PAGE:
To help identify psychosocial hazards, PCBUs can observe the workplace. This includes observing how work is performed and how people interact with each other.
Things to look out for include:
- How is work performed, including the physical, mental and emotional demands of the tasks and activities? (e.g. are workers rushed? Is work delayed? Is there a work backlog?)
- How do workers, managers, supervisors and others interact and how are inappropriate behaviours or conflicts dealt with? (e.g. are workers, customers and clients respectful?)
- Are there problems with service delivery, poor relationships, the presence of emotional distress, or cultural or community issues that could lead to conflict or violence at work?
- Does the culture at work support or tolerate inappropriate behaviour? (e.g. are behaviours like name-calling; teasing; racist, sexual or gendered jokes or vilification; crude language; swearing; or hazing new or young workers ignored or tolerated?)
- Have any changes occurred at work which may affect psychological health? (e.g. are workers being adequately informed about organisational change?)
- Does the work environment create psychosocial hazards? (e.g. are workers isolated or exposed to biological hazards such as uncontrolled infectious pathogens or bodily fluids?)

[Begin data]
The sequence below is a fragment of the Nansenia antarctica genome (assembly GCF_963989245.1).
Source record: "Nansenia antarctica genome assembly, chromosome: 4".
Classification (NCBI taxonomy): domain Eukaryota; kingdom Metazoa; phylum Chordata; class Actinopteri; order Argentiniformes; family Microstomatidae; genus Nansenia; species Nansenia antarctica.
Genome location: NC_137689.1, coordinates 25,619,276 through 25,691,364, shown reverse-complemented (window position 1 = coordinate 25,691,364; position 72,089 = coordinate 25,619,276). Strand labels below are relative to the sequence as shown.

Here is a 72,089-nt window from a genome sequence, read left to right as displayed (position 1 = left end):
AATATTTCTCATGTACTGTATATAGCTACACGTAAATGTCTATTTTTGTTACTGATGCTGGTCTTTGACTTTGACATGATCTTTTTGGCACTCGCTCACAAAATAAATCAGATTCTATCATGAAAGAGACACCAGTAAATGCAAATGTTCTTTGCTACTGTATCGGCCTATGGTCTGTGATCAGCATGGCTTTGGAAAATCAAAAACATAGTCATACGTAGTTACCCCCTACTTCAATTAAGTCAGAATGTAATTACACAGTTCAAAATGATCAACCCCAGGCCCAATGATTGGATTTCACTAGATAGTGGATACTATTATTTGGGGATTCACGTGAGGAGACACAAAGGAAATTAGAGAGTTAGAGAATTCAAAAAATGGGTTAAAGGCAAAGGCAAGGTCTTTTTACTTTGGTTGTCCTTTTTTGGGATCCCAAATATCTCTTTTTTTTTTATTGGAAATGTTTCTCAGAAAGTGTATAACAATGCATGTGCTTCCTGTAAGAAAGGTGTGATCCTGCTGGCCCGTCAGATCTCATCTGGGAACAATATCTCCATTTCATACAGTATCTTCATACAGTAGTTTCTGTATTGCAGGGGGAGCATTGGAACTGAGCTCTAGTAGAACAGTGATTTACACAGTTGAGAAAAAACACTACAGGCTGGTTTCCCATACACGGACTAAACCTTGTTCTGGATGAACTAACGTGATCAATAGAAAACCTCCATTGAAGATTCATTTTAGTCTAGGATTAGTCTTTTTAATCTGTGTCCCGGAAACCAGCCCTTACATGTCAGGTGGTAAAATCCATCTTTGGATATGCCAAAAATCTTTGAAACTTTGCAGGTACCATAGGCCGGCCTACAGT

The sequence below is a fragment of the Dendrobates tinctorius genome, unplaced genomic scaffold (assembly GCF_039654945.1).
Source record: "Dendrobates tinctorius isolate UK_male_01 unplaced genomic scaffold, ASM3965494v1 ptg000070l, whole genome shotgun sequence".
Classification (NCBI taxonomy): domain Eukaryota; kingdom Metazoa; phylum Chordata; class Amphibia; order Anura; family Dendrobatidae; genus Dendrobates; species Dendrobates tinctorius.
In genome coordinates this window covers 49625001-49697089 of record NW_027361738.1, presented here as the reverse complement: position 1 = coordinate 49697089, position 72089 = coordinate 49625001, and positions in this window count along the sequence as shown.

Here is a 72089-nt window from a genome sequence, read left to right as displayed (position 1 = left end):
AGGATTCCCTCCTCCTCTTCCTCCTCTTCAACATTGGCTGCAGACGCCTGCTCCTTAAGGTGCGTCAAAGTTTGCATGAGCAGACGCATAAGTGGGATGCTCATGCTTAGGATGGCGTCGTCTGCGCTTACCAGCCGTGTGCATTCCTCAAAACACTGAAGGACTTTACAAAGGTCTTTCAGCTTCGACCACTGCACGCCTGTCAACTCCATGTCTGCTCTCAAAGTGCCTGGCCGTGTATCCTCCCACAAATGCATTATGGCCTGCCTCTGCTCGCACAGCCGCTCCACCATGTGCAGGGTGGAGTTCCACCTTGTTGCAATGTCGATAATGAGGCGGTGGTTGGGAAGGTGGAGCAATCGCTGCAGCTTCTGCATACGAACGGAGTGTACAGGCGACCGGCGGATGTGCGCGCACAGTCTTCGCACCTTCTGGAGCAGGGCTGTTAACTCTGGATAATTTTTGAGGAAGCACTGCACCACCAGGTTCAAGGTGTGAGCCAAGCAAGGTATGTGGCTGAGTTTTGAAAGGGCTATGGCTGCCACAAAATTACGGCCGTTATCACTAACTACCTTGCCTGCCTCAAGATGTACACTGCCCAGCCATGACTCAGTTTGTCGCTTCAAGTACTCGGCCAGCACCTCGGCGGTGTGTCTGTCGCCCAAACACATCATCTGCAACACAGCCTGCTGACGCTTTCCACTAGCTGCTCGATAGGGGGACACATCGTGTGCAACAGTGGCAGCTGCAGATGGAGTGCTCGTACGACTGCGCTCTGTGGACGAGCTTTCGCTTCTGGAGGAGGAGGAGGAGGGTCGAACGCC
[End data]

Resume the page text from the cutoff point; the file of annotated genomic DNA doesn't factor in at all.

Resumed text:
- Does the nature of the work inherently involve psychosocial hazards and how frequently is this occurring? (e.g. how often are workers exposed to traumatic events?)
- What are the working arrangements? Do they pose psychosocial risks to workers and others? (e.g. are workers working alone, in contact with the public, or engaged in shift work or working after hours?)
- Does the workplace support behaviours that promote psychological health? (e.g. is work-life balance encouraged? Are reasonable working hours maintained? Is communication inclusive and respectful? Is return to work following injury proactive and supportive?)
PCBUs must consult workers when identifying hazards and assessing risks to health and safety.
Workers will generally be aware of aspects of work which create psychosocial hazards and may have suggestions on how to manage these hazards.
The way workers are consulted must be decided in conjunction with workers. If there is an agreed procedure for consultation, this procedure must be followed.